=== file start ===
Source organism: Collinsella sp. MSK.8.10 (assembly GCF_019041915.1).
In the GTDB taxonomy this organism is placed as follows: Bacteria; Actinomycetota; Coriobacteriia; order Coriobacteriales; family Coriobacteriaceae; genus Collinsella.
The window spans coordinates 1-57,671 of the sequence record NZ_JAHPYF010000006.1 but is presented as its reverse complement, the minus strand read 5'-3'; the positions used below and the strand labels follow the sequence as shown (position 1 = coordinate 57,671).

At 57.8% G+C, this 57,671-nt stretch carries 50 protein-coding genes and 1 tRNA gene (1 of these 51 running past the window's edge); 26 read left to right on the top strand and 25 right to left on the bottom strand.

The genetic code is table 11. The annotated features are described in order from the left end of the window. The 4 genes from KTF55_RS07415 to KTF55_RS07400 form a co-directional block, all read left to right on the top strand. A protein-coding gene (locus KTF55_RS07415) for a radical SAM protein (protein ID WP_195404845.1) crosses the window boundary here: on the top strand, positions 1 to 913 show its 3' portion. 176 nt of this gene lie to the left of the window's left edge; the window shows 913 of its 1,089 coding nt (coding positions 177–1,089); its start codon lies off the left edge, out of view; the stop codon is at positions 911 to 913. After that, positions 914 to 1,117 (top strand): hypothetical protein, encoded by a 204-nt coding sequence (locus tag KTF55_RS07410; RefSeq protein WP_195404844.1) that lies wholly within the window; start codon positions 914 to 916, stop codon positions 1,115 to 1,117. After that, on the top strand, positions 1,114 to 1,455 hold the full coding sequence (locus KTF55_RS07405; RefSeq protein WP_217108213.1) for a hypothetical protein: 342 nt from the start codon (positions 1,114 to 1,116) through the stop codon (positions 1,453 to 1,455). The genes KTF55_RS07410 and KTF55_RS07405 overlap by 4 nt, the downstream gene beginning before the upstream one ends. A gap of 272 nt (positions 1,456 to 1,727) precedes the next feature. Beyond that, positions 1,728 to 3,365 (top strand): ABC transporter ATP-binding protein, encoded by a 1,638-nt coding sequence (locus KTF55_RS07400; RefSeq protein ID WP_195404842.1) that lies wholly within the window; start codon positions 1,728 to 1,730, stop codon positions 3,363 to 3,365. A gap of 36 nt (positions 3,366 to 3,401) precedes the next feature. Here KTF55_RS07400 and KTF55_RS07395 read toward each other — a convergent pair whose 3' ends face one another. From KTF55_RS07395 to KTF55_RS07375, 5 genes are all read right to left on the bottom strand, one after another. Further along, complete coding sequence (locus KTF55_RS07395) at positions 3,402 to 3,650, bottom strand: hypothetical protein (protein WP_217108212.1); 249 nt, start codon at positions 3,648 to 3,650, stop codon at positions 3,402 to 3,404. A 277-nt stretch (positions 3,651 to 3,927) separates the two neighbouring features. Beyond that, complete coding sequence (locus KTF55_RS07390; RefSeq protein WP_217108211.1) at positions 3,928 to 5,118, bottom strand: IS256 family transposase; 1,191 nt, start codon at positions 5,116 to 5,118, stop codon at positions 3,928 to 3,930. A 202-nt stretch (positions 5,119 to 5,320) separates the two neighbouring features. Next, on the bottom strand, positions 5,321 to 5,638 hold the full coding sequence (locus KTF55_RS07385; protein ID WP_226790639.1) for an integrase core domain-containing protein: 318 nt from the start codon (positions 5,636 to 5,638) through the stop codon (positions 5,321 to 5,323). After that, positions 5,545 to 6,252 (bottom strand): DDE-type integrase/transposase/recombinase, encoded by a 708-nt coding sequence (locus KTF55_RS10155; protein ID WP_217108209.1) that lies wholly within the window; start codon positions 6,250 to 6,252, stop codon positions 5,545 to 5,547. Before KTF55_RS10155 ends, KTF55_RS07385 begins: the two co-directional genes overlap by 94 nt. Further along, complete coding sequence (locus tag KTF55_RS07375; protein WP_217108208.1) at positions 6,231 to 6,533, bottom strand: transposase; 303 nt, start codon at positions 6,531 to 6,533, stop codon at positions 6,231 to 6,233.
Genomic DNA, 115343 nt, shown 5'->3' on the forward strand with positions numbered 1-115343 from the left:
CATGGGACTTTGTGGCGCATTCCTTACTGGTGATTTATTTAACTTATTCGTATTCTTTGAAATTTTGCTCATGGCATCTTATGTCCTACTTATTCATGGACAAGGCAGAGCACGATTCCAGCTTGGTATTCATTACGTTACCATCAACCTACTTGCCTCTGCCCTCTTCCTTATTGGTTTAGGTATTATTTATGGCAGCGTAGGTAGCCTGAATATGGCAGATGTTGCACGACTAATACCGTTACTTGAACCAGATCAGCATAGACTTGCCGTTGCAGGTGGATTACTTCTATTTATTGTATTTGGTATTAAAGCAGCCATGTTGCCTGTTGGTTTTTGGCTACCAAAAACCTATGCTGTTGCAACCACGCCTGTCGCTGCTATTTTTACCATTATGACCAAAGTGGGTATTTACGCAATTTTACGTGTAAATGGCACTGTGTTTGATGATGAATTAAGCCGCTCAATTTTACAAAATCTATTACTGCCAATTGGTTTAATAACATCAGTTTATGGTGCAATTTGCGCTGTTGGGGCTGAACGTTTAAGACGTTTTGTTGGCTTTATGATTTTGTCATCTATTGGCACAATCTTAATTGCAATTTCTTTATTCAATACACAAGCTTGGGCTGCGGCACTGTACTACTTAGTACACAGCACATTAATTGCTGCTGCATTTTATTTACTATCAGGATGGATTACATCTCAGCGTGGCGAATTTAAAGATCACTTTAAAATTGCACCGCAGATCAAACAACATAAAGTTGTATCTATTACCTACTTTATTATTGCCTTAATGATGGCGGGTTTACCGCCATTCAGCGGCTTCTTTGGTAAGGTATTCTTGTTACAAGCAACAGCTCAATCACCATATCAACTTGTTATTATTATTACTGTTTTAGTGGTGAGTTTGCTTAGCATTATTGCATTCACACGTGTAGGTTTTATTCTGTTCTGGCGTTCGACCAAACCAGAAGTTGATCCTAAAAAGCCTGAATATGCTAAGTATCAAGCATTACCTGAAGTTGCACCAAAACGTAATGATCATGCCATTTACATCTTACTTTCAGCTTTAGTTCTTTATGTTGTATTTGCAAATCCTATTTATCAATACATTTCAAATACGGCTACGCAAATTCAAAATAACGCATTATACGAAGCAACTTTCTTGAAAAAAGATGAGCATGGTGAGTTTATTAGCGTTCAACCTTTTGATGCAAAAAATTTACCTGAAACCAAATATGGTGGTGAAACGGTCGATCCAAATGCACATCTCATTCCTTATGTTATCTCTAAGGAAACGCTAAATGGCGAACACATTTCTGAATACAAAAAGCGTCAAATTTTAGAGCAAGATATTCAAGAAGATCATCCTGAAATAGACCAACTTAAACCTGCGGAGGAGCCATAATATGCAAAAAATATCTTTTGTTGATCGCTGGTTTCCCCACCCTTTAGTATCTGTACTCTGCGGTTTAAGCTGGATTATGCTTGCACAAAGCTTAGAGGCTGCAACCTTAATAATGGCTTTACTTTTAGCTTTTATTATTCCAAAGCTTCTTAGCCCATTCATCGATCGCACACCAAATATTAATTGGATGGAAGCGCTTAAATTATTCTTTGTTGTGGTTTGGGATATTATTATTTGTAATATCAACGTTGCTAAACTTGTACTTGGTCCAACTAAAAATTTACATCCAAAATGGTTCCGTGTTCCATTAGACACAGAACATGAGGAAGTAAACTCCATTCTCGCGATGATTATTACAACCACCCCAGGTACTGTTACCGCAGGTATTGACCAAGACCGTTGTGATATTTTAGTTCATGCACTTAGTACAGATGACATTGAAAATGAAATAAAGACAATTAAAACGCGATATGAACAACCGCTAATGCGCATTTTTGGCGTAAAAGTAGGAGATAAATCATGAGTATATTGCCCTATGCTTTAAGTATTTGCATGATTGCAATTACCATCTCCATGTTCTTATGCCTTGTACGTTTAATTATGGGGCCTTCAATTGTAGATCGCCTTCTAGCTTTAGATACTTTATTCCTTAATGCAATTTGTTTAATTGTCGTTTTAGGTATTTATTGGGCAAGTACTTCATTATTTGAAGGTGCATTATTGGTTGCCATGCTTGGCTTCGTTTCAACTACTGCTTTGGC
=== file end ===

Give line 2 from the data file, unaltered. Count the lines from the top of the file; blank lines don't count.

In the GTDB taxonomy this organism is placed as follows: Bacteria; Actinomycetota; Coriobacteriia; order Coriobacteriales; family Coriobacteriaceae; genus Collinsella.